Mr. Thornton repeatedly dreams of Margaret as Una Duessa in Elizabeth Gaskell’s North and South.
He dreamt of her; he dreamt she came dancing towards him with outspread arms and with a lightness and gaiety which made him loathe her even while it allured him……………when he awakened he felt hardly able to separate the Una from the Duessa;
Who is Una Duessa? They are in fact two characters in a famous 16th-century epic, The Faerie Queene, by Edmund Spenser. Una is Truth and Beauty and Duessa, Falsehood. Duessa takes on the form of Una to seduce Una’s lover.
In Gaskell’s novel, Thornton dreams a lot about Margaret, only hinted at in the BBC miniseries. Margaret as Una Duessa invades his dreams after she lies to the police about being in the train station with a strange man ( her brother but he doesn’t know that).
As in psychoanalysis, novels often use dreams to reveal repressed motives and feelings. Thornton’s dreams of Margaret as Una Duessa show he is ambivalent. He loves Margaret deeply, but the lie and her improper behavior at the riot put him off.
Modern women may continue to befuddle men, but we now accept that both women and men have good and bad sides. Not so in Victorian times. Society believed men and women inhabit separate spheres. Men belong to the public, aggressive, working sphere; women, the private sphere of home and feelings. Crossing spheres was particularly unkind on women.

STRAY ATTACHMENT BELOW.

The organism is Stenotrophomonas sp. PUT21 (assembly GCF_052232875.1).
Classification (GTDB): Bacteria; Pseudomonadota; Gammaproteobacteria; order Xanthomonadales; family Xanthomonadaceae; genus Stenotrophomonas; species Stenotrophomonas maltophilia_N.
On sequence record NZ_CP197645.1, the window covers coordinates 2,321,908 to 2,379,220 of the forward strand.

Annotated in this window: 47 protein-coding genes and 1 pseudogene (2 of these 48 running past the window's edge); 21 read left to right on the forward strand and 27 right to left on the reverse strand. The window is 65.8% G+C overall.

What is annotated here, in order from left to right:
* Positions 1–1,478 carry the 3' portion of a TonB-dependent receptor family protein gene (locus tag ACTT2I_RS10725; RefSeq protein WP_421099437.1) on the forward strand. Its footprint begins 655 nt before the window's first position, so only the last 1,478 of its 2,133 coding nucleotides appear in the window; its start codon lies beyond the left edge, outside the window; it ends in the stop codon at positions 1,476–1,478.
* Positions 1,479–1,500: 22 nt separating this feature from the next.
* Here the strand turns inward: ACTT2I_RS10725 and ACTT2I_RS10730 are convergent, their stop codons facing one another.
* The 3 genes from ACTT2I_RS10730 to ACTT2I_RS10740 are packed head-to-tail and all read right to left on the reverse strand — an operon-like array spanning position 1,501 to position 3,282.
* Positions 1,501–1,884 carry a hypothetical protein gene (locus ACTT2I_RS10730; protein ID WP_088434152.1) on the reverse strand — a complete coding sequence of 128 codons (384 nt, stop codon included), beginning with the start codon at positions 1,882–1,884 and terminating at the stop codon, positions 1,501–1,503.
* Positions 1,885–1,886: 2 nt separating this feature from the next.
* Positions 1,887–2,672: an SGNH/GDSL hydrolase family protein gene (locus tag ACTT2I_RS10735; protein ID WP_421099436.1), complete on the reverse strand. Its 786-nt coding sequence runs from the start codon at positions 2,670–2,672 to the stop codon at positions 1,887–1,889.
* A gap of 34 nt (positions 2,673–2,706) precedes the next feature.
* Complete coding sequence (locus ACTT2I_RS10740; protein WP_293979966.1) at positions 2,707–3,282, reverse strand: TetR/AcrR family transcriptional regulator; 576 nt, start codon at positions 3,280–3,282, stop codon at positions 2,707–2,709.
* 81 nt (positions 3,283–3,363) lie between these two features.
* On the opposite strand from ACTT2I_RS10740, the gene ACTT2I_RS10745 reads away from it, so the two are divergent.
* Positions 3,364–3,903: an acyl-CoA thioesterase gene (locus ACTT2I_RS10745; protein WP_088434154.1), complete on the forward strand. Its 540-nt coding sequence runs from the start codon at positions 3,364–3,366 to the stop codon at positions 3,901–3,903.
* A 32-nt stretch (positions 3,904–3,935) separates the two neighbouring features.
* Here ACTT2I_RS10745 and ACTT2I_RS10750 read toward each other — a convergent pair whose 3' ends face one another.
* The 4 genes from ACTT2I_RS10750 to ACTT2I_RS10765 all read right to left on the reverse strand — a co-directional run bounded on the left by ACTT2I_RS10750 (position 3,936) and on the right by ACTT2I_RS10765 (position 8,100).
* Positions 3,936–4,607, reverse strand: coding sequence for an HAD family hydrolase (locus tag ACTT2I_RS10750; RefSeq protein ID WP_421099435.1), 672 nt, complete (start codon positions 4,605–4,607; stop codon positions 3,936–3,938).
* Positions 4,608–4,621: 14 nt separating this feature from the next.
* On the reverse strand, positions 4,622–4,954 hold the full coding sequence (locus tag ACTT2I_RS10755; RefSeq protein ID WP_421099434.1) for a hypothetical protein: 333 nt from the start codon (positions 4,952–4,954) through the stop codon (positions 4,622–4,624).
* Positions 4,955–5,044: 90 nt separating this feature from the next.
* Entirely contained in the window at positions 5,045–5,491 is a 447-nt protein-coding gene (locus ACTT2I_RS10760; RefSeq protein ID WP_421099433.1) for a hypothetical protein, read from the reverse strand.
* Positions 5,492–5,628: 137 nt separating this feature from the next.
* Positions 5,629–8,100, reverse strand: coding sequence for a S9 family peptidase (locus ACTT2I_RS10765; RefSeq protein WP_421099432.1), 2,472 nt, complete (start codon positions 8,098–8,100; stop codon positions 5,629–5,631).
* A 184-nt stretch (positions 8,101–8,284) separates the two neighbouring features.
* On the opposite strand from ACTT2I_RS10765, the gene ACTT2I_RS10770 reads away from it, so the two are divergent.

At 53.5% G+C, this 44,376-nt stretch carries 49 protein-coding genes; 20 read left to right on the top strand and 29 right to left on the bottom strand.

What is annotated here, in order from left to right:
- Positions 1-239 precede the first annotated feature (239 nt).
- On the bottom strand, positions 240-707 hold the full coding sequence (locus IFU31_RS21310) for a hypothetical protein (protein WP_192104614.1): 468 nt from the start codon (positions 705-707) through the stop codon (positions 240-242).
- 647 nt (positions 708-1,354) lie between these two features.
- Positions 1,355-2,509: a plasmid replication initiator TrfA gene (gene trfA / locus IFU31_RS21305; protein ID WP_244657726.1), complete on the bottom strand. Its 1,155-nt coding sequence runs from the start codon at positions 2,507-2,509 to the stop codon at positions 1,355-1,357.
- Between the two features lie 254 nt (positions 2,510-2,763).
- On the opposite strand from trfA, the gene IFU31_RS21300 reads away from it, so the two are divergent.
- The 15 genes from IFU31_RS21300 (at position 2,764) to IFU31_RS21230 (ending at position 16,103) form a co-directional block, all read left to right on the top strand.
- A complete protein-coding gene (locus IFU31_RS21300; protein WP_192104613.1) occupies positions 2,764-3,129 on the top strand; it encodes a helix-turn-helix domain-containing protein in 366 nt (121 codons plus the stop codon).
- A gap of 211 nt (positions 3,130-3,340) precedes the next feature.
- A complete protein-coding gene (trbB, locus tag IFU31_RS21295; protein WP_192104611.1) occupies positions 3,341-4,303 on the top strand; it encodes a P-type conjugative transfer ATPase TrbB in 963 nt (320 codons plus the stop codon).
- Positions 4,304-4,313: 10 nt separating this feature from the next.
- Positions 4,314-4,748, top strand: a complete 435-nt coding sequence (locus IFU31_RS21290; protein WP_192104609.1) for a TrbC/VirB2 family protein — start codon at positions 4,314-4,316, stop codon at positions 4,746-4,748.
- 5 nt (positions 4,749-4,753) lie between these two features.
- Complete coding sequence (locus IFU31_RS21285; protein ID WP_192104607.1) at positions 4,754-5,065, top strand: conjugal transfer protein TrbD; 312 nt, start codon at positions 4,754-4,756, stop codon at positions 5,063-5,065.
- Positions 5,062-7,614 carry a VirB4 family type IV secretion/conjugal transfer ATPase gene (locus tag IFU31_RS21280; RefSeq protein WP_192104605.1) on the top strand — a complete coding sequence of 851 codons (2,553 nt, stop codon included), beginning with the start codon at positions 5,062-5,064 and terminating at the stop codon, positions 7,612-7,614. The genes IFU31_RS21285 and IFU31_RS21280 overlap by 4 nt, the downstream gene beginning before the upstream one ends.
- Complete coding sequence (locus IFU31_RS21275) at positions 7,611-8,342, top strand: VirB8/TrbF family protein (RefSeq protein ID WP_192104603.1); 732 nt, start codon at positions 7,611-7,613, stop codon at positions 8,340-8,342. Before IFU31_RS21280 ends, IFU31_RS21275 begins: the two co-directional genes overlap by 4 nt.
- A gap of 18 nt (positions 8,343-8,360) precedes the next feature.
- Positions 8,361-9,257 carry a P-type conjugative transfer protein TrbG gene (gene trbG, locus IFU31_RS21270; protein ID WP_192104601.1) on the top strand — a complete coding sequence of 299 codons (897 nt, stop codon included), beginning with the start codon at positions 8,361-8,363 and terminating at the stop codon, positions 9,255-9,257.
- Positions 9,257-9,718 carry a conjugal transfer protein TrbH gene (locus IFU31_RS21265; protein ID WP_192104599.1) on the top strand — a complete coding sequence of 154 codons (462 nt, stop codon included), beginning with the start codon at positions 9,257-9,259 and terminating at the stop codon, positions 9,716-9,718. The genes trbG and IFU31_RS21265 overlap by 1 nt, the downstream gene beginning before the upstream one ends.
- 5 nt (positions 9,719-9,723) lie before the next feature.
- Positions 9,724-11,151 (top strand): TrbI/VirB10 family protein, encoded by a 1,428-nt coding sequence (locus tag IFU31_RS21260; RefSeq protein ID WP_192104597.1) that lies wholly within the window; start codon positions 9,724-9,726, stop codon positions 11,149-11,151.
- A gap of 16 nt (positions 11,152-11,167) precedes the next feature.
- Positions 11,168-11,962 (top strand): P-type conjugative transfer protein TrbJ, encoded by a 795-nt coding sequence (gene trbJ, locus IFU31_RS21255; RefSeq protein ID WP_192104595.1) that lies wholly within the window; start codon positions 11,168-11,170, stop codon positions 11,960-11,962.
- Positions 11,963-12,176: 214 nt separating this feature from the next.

But Margaret Hale does just that—subtly, at first. She’s immune to the feminine trappings of finery and jewelry, goes for walks alone in the countryside and, unlike her cousin, does not lie prostrate on a sofa. When she goes in front of the rioters and lies to the police, her violation of that code is complete.
She’s keenly aware of having crossed the line and feels ashamed of it. So ashamed, in fact, that she not only broods over “disgracing myself,” she faints! After the police inspector questions her. Her shame is more vivid, even melodramatic. Thankfully, the miniseries spares us this scene.
Margaret later begins to wonder why Thornton’s opinion matters so much to her. After reflecting on it, she realizes she’s attracted to him. Reflecting, then admitting her desire are not exactly Victorian feminine traits.
In fainting, Margaret reasserts her feminine modesty, a trait precious to Victorian women and expected by men. It denies a woman’s sexuality or at least hides her interest in it. Her show of modesty—though only to herself—makes Margaret feel better.
In the novel, Margaret does nothing about her feelings until Mr. Thornton comes to London on business. In the miniseries, she returns to Milton to seek him out, an aggressive (read “masculine”) move. This ending drips with romance. And to Victorian society, Margaret’s audacity—crossing into the public sphere completely—would have been dramatic and shocking.
Want more of Thornton and Margaret? Buy Falling for Mr. Thornton